China’s Silk Road Re­vival

Mizzima Business Weekly - - CONTENTS - By Shashi Tha­roor

The phrase “Silk Road” evokes a ro­man­tic im­age – half his­tory, half myth – of tented camel car­a­vans wind­ing their way across the track­less deserts and moun­tains of Cen­tral Asia. But the Silk Road is not just part of a fa­bled past; it is an im­por­tant fea­ture of China’s cur­rent for­eign pol­icy.

The his­tor­i­cal Silk Road com­prised an over­land and a mar­itime route, both of which fa­cil­i­tated the trans­fer to Europe of South and East Asian goods and ideas, from Chi­nese tea to in­ven­tions such as pa­per, gun­pow­der and the com­pass, as well as cul­tural prod­ucts such as Bud­dhist scrip­tures and In­dian mu­sic. Like­wise, the Silk Road – pri­mar­ily the over­land route, which also passed through the Arab world to Europe – gave China ac­cess to In­dian as­tron­omy, plants, and herbal medicines, while in­tro­duc­ing it to the Bud­dhist and Is­lamic faiths.

Thanks to Chi­nese Ad­mi­ral Zheng He, who steered his naval fleet across the In­dian Ocean seven times in the early fif­teenth cen­tury, the Chi­nese wok be­came the fa­vorite cook­ing ves­sel of women in the south­west­ern In­dian state of Ker­ala.

In 1411, Zheng erected a stone tablet – trans­lated into Chi­nese, Per­sian, and Tamil – near the Sri Lankan coastal town of Galle, with an in­scrip­tion ap­peal­ing to the Hindu gods to bless his ef­forts to build a peace­ful world based on trade and com­merce. Six hun­dred years later, Chi­nese Pres­i­dent Xi Jin­ping is es­pous­ing a sim­i­lar goal – only he is ap­peal­ing to po­lit­i­cal lead­ers through­out Europe and Asia to ad­vance his cause.

In Septem­ber last year in a speech at Kaza­khstan’s Nazarbayev Univer­sity, Xi an­nounced the so-called “Silk Road Eco­nomic Belt,” a for­eign-pol­icy ini­tia­tive aimed at boost­ing in­ter­na­tional co­op­er­a­tion and joint de­vel­op­ment through­out Eura­sia. To guide the ef­fort, Xi iden­ti­fied five spe­cific goals: strength­en­ing eco­nomic col­lab­o­ra­tion, im­prov­ing road con­nec­tiv­ity, pro­mot­ing trade and in­vest­ment, fa­cil­i­tat­ing cur­rency con­ver­sion and bol­ster­ing peo­ple-to-peo­ple ex­changes.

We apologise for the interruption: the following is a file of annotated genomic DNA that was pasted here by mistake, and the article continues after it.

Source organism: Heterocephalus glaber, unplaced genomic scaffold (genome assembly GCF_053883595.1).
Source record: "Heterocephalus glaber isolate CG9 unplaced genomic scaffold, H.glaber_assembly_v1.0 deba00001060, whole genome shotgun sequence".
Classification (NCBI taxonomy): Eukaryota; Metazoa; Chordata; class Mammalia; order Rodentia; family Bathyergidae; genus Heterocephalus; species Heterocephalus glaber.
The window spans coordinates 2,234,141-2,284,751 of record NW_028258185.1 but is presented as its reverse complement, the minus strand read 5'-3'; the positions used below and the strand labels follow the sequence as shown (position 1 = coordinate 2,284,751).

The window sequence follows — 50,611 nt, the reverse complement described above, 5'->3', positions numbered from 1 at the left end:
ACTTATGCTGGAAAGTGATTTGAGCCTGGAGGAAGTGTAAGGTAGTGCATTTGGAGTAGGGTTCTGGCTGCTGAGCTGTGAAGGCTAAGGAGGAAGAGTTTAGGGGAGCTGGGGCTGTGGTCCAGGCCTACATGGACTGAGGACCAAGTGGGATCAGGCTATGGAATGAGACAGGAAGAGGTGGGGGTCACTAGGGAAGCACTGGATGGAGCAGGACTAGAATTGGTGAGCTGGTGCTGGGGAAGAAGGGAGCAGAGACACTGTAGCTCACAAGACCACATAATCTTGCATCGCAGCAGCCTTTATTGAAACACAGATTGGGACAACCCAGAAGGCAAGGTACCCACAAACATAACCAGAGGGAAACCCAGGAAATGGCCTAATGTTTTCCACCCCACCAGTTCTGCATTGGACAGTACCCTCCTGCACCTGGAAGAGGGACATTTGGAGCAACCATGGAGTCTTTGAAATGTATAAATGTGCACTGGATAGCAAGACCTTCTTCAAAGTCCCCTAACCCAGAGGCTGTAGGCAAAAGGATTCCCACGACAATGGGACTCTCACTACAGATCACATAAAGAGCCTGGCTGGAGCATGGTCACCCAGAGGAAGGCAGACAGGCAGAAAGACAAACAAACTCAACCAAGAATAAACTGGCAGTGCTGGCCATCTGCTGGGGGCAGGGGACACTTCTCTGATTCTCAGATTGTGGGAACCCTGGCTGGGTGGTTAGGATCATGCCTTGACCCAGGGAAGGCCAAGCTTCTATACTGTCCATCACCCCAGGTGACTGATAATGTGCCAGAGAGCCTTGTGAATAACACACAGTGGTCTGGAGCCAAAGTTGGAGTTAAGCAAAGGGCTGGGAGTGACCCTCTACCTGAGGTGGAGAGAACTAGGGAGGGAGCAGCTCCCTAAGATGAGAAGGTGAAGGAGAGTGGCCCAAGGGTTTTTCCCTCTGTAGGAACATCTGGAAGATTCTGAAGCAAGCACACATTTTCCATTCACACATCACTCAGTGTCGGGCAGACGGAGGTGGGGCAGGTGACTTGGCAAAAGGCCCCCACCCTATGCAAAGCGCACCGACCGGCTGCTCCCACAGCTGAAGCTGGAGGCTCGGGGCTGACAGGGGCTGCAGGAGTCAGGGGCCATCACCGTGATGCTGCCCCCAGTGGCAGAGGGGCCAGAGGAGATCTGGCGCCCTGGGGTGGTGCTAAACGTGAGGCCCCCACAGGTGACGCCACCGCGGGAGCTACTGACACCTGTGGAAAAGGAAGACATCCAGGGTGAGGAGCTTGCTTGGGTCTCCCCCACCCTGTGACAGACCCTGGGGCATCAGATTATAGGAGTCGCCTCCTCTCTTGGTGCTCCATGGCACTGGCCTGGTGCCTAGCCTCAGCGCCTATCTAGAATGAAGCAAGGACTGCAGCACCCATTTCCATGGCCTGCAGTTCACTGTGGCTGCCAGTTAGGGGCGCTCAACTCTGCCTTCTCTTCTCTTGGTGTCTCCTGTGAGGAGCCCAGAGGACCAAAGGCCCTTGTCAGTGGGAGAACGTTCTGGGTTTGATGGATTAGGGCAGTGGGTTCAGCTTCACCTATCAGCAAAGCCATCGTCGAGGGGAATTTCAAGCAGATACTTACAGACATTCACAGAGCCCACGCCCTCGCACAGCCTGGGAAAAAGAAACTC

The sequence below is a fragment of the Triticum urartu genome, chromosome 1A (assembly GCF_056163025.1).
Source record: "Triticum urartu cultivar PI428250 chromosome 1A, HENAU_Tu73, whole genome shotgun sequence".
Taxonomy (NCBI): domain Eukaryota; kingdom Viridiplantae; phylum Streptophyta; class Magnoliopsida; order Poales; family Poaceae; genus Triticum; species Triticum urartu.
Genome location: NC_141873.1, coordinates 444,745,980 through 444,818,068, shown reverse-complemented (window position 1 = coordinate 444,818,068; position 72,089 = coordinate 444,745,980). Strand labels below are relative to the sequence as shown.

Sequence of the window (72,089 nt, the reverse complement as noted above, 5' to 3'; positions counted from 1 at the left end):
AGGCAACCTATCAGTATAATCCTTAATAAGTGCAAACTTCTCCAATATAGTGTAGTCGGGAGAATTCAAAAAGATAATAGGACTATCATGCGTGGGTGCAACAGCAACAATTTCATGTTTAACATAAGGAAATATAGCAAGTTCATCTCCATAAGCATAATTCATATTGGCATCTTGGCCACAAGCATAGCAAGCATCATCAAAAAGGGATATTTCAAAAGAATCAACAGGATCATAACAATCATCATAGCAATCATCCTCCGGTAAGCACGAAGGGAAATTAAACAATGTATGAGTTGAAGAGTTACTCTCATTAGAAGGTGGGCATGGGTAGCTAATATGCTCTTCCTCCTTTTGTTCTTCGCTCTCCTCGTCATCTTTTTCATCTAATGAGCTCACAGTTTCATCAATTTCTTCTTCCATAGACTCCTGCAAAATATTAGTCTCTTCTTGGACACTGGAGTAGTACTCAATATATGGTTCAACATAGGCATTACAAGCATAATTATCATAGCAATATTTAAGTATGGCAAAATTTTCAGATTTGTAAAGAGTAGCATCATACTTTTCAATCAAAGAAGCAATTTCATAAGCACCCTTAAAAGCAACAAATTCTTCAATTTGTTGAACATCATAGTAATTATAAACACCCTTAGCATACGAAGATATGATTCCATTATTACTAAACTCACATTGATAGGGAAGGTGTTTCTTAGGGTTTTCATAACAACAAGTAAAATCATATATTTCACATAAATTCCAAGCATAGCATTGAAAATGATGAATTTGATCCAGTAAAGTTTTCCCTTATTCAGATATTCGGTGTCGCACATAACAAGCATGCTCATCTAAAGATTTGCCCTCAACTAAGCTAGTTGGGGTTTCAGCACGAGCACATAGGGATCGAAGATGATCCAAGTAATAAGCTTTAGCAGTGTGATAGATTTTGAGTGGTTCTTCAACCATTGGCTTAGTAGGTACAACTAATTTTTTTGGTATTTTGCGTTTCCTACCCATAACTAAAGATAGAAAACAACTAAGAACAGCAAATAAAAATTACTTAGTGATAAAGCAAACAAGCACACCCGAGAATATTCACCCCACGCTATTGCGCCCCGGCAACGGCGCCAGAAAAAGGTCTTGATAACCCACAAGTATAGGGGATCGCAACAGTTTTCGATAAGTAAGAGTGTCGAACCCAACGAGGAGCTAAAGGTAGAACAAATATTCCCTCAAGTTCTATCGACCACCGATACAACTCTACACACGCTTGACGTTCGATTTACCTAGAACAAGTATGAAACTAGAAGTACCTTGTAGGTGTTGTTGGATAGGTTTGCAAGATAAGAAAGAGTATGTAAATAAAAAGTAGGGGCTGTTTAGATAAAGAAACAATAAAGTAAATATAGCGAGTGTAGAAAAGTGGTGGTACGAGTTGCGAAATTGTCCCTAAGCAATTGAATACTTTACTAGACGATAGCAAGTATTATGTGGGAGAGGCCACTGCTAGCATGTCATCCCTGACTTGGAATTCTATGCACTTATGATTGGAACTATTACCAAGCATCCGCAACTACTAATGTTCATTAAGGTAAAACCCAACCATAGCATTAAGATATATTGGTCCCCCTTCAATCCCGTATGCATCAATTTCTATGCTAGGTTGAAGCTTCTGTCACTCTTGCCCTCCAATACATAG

The fol­low­ing month, the other shoe dropped. Xi, ad­dress­ing In­done­sia’s par­lia­ment, called for the re-es­tab­lish­ment of the old sea net­works to cre­ate a twenty-first cen­tury “mar­itime Silk Road” to foster in­ter­na­tional con­nec­tiv­ity, sci­en­tific and en­vi­ron­men­tal re­search and fish­ery ac­tiv­i­ties.

Chi­nese Premier Li Ke­qiang sub­se­quently re­it­er­ated that goal at the Asia-Pa­cific Eco­nomic Co­op­er­a­tion sum­mit, and again at the East Asia Sum­mit last year. Since then, the es­tab­lish­ment of a mod­ern over­land and mar­itime Silk Road has be­come of­fi­cial Chi­nese pol­icy, en­dorsed by the Com­mu­nist Party and the Na­tional Peo­ple’s Congress.

Xi has em­pha­sised that the goal of the Silk Road eco­nomic ini­tia­tive is to re­vive an­cient ties of friend­ship in the con­tem­po­rary glob­alised world. But he un­doubt­edly has a do­mes­tic mo­tive as well, rooted in the grow­ing pros­per­ity gap be­tween east­ern and western China.

The con­cen­tra­tion of eco­nomic ac­tiv­ity in the ci­ties and spe­cial eco­nomic zones of the east has gen­er­ated en­ergy-sup­ply and en­vi­ron­men­tal con­straints and bot­tle­necks that are ham­per­ing China’s abil­ity to achieve the sus­tain­able, in­clu­sive growth that it needs to at­tain high-in­come sta­tus. The gov­ern­ment hopes that the Silk Road ini­tia­tive will make China’s west and south­west re­gions the en­gines of the next phase of the coun­try’s de­vel­op­ment.